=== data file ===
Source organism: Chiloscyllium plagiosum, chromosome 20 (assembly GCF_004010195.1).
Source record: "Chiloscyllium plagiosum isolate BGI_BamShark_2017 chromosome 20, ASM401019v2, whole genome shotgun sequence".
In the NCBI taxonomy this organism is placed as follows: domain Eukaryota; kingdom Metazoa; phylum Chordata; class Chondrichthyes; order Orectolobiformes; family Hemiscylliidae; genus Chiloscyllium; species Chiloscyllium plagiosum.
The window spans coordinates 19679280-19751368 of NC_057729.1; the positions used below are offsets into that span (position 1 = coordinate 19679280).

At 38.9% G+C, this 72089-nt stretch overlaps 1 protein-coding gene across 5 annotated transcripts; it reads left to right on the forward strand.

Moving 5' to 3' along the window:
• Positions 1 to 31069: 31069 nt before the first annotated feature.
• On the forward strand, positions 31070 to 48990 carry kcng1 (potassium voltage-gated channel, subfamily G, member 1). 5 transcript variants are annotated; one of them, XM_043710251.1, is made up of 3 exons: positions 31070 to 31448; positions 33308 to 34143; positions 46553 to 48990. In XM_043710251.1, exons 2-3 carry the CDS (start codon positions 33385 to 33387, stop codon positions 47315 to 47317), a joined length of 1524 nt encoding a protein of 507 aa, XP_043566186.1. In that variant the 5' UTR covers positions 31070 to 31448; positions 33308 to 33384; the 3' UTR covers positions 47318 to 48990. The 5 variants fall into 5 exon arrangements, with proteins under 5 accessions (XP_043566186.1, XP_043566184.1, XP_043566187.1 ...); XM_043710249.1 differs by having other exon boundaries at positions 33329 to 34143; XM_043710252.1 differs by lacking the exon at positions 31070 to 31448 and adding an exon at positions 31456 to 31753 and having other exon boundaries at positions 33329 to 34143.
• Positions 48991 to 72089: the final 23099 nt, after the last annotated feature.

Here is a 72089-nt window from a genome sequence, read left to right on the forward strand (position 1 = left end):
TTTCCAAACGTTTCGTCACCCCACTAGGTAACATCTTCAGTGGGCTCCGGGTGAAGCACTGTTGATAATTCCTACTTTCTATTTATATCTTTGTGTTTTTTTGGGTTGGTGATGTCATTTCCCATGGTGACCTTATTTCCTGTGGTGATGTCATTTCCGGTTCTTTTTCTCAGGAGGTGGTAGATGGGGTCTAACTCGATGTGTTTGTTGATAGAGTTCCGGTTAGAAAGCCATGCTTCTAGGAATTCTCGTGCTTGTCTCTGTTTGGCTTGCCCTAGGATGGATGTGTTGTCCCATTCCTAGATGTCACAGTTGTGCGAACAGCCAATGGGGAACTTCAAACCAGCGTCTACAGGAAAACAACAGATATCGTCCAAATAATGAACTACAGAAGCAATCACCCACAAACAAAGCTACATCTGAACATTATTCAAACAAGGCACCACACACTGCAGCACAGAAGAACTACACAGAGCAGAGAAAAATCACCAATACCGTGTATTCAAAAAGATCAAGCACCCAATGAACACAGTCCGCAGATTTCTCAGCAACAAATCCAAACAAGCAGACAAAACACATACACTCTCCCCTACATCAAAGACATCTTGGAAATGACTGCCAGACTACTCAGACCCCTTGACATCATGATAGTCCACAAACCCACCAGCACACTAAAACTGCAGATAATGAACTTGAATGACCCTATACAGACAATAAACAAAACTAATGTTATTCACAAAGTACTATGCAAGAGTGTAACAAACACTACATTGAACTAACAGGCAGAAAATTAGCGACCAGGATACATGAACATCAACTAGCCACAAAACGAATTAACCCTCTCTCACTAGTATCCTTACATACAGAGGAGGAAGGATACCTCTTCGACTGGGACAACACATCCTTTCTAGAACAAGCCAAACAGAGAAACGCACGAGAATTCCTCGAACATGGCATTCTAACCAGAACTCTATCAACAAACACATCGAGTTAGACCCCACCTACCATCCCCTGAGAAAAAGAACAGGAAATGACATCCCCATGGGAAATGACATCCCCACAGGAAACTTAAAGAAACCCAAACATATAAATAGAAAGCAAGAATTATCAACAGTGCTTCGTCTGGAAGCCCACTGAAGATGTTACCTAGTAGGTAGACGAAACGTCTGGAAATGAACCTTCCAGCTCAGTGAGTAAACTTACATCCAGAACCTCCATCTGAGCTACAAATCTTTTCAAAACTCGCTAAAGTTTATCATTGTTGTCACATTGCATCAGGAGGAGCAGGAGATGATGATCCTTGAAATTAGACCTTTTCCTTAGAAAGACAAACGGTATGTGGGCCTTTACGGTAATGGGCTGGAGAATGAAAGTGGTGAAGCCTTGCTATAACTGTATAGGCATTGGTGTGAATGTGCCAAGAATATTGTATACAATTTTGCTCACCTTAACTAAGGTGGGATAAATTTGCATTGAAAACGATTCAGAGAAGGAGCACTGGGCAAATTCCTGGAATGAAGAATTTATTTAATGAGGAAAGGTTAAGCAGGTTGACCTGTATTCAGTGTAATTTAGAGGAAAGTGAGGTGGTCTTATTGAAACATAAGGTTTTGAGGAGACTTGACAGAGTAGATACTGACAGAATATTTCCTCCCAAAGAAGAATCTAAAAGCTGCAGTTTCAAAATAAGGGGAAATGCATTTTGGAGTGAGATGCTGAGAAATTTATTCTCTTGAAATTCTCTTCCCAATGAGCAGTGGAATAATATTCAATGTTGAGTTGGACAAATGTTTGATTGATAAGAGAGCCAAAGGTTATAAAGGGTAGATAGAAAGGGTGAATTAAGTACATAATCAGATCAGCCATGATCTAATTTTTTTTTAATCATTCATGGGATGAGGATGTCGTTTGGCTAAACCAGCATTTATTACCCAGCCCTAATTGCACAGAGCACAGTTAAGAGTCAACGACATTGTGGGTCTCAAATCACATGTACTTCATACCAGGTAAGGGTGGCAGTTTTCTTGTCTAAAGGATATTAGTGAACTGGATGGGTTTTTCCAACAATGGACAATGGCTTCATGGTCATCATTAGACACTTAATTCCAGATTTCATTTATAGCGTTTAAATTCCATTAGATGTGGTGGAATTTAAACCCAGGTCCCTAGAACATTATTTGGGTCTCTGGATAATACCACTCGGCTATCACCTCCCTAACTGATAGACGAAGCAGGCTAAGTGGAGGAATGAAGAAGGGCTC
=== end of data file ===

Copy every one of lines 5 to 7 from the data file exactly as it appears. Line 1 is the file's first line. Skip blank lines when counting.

At 38.9% G+C, this 72089-nt stretch overlaps 1 protein-coding gene across 5 annotated transcripts; it reads left to right on the forward strand.

Moving 5' to 3' along the window:
• Positions 1 to 31069: 31069 nt before the first annotated feature.